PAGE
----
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Re: [tied] Neglected alternations

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  • Piotr Gasiorowski
    It s on my list of unsolved problems as well. There s a possible example of *n ~ *h2 as well (*men-/*mah2- think , if it s the latter that we find in ).
    Message 1 of 4 , Mar 1 11:46 AM
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      It's on my list of unsolved problems as well. There's a possible example of *n ~ *h2 as well (*men-/*mah2- 'think', if it's the latter that we find in <mood>). I'm not sure if *drem-/*drah2- belongs here, since we also have *dreu- 'run', and since all these roots are triconsonantal, **der- with extensions is a plausible analysis.

      Piotr


      ----- Original Message -----
      From: "Miguel Carrasquer" <mcv@...>
      To: <cybalist@yahoogroups.com>
      Sent: Saturday, March 01, 2003 3:54 PM
      Subject: Re: [tied] Re: Pronouns again


      On Thu, 27 Feb 2003 03:27:20 +0100 (MET), Jens Elmegaard Rasmussen
      <jer@...> wrote:

      >It may be note that PIE has other cases of an interchange of /m/ and /H2/.
      >One could cite the roots *gWem- and *gWeH2- 'come, go' (combined to a
      >paradigm in Greek baino:, eba:n); there are also *drem-/*dreH2- 'run' and
      >another *drem-/*dreH2- 'sleep'. Could the form with /H2/ be pausa
      >variants? The alternation would not be *very* different from Old Norse
      >springa, prt. sprakk (with -kk < *-nk < *-ng). Still, it would demand
      >something like a labiovelar nasal, and thus does not look particularly
      >appealing.

      This *m ~ *h2 alternation has been on my to-do list for a long time,
      but so far I haven't been able to come up with a solution that made
      sense. Jens' remarks have turned my attention to the problem again,
      so let's have another try at interpreting this mysterious alternation.

      In principle, there are a number of ways in which we can view the
      problem:

      1) There are two roots *gWem- and *gWah2- (etc.), and they are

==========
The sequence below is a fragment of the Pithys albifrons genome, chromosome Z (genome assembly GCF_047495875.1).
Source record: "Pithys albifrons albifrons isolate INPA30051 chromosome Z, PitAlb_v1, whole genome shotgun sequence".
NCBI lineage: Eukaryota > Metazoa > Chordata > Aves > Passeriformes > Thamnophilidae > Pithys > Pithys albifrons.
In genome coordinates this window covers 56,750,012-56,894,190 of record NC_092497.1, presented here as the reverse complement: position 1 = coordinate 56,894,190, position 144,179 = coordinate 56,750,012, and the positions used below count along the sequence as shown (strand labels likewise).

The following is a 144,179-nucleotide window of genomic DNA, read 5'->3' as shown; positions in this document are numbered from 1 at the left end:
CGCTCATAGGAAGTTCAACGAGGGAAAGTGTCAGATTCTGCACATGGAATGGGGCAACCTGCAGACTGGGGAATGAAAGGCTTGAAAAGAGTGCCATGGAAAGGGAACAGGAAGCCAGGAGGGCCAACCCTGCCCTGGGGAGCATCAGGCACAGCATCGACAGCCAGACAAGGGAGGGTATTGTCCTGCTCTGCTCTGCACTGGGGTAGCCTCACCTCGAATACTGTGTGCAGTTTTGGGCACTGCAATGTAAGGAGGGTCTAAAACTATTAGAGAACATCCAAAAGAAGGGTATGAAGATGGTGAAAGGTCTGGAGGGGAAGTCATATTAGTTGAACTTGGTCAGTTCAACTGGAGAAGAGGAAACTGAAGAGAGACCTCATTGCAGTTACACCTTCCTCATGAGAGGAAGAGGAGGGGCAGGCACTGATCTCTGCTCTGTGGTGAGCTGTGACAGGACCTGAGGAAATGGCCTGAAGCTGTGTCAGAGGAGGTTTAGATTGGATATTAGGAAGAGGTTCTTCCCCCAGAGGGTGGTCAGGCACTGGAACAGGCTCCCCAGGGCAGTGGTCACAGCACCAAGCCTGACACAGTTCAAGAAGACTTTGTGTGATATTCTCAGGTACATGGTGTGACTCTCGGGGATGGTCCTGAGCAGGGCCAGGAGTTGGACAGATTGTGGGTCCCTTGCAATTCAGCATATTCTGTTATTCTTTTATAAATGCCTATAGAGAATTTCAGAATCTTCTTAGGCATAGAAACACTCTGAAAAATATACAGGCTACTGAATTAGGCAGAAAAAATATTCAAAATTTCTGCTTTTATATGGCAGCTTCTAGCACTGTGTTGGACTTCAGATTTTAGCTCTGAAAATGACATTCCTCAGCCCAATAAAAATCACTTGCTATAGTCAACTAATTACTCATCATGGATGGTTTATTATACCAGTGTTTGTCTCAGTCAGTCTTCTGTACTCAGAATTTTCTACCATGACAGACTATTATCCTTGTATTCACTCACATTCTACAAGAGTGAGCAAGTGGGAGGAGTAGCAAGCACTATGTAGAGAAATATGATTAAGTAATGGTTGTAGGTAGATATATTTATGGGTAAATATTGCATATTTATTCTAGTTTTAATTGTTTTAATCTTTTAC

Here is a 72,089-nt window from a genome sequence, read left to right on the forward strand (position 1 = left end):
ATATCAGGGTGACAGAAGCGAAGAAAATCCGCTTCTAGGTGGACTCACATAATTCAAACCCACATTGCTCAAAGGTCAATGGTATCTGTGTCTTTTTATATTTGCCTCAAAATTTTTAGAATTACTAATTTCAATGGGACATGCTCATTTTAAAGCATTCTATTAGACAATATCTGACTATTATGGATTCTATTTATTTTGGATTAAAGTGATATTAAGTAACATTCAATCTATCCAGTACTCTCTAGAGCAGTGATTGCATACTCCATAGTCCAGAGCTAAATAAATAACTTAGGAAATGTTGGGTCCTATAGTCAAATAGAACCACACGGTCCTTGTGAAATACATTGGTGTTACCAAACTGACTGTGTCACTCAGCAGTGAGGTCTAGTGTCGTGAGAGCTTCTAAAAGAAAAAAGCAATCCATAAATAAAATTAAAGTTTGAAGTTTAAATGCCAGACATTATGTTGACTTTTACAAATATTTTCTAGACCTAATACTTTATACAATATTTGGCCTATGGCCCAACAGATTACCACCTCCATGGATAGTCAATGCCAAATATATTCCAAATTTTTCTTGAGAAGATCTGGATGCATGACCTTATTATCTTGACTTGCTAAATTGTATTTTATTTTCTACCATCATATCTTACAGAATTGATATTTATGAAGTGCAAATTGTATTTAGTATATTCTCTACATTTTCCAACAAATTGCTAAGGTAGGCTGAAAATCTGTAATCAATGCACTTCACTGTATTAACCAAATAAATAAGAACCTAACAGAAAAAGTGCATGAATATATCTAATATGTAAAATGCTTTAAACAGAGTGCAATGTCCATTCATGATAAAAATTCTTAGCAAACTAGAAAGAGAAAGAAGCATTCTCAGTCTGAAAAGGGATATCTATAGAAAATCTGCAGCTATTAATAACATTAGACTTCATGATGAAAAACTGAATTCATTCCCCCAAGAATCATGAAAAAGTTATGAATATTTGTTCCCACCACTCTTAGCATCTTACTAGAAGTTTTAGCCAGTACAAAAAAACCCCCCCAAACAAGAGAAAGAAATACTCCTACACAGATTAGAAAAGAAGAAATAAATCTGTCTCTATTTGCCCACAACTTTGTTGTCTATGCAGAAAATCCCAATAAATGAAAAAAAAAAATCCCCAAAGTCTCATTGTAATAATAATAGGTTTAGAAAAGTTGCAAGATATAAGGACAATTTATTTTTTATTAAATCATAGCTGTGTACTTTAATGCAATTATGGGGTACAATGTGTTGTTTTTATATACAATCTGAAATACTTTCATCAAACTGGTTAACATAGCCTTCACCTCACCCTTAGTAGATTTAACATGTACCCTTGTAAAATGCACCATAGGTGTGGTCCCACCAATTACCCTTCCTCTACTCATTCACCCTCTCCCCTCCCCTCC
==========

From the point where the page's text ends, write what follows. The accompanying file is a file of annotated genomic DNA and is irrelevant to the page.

etymologically unrelated. The similarity in meaning and shape is
      accidental.

      This possibility is hard to disprove, but I can reject it by an appeal
      to "gut feeling": I "just know" that *gWem- and *gWah2- are related.
      On the other hand, I can accept this possibility for now in its
      "agnostic formulation": Until a good solution is found for the
      alternation *m ~ *h2, the two roots *gWem- and *gWah2- (etc.), must be
      treated provisionally as etymologically unrelated.

      2) There was a root *gWeX-, which split into *gWem- and *gWeh2-
      depending on position/context. This is Jens' speculation above, and
      the area where I have been searching on and off for a solution, in
      vain. Jens' suggestion of something like a labiovelar nasal (*ngW ?)
      might work, but has its problems. In itself, I have no trouble
      accepting the presence of labiovelar *ng in (pre-)PIE, and my personal
      theories about pre-PIE phonology would make the existence of a
      labialized variant *ngW unavoidable (I believe there was stage when
      _all_ pre-PIE consonants had labialized variants). If *nW gave *m in
      certain contexts, as I believe, then *ngW could also have given *m.
      Unfortunately, I cannot find a pathway from *ngW to *h2. If we
      reconstruct the root for "blood" with a labiovelar nasal as
      *h1ésh2angW-, then the result in final position is *h1ésh2r.gW (Skt.
      asr.k), not +h1ésh2&2.

      There is a variant of possibility (2) where the proto-phoneme *X is
      replaced by a consonant cluster:

      2bis) *gWem- and *gWeh2- derive from a root *gWeXY (where *X is
      perhaps *m, and *Y perhaps *h2), which gave sometimes *gWem-,
      sometimes *gWeh2-.

      But this (at least for a cluster *mh2) simply does not work. We can
      explain the loss of *m before *h2 in certain contexts (see below), but
      then we would expect an alternation *gweh2- ~ *gWemh2- which is simply
      not what we see. There is no +gWemh2-

      Some more possibilities:

      3) The root is *gWe-, and *-m and *-h2 are suffixes (root extensions).

      4) The root is *gWem- and *-h2 is a suffix / root extension.

      5) The root is *gWeh2- and *-m is a suffix / root extension.

      Possibility number three is somewhat similar to number one. It is the
      best "agnostic" solution if your gut feeling tells you thet *gWem- and
      *gWeh2- _are_ related, but you do not want to get tangled up in idle
      speculation. Perhapds that's why I find it unsatisfactory. I prefer
      to get tangled up in idle speculation.